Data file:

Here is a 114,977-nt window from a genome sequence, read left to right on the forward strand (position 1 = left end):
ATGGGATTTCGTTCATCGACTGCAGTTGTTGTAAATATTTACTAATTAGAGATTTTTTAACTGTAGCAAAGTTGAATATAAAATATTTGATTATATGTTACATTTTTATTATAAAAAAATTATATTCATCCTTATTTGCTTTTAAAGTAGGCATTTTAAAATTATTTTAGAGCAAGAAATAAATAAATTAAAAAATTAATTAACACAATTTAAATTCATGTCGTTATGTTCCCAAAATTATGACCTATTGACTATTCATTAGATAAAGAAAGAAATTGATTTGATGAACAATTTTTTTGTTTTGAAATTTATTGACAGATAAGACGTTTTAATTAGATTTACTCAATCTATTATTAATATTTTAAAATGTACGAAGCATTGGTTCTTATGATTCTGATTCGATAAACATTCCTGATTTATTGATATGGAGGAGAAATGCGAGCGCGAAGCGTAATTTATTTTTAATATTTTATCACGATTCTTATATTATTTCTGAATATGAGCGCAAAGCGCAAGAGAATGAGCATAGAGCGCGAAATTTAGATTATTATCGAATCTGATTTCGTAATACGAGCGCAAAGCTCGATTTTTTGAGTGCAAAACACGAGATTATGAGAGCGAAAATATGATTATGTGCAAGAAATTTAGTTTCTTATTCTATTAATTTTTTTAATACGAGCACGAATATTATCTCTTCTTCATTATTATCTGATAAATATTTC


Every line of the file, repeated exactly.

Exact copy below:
Here is a 114,977-nt window from a genome sequence, read left to right on the forward strand (position 1 = left end):
ATGGGATTTCGTTCATCGACTGCAGTTGTTGTAAATATTTACTAATTAGAGATTTTTTAACTGTAGCAAAGTTGAATATAAAATATTTGATTATATGTTACATTTTTATTATAAAAAAATTATATTCATCCTTATTTGCTTTTAAAGTAGGCATTTTAAAATTATTTTAGAGCAAGAAATAAATAAATTAAAAAATTAATTAACACAATTTAAATTCATGTCGTTATGTTCCCAAAATTATGACCTATTGACTATTCATTAGATAAAGAAAGAAATTGATTTGATGAACAATTTTTTTGTTTTGAAATTTATTGACAGATAAGACGTTTTAATTAGATTTACTCAATCTATTATTAATATTTTAAAATGTACGAAGCATTGGTTCTTATGATTCTGATTCGATAAACATTCCTGATTTATTGATATGGAGGAGAAATGCGAGCGCGAAGCGTAATTTATTTTTAATATTTTATCACGATTCTTATATTATTTCTGAATATGAGCGCAAAGCGCAAGAGAATGAGCATAGAGCGCGAAATTTAGATTATTATCGAATCTGATTTCGTAATACGAGCGCAAAGCTCGATTTTTTGAGTGCAAAACACGAGATTATGAGAGCGAAAATATGATTATGTGCAAGAAATTTAGTTTCTTATTCTATTAATTTTTTTAATACGAGCACGAATATTATCTCTTCTTCATTATTATCTGATAAATATTTC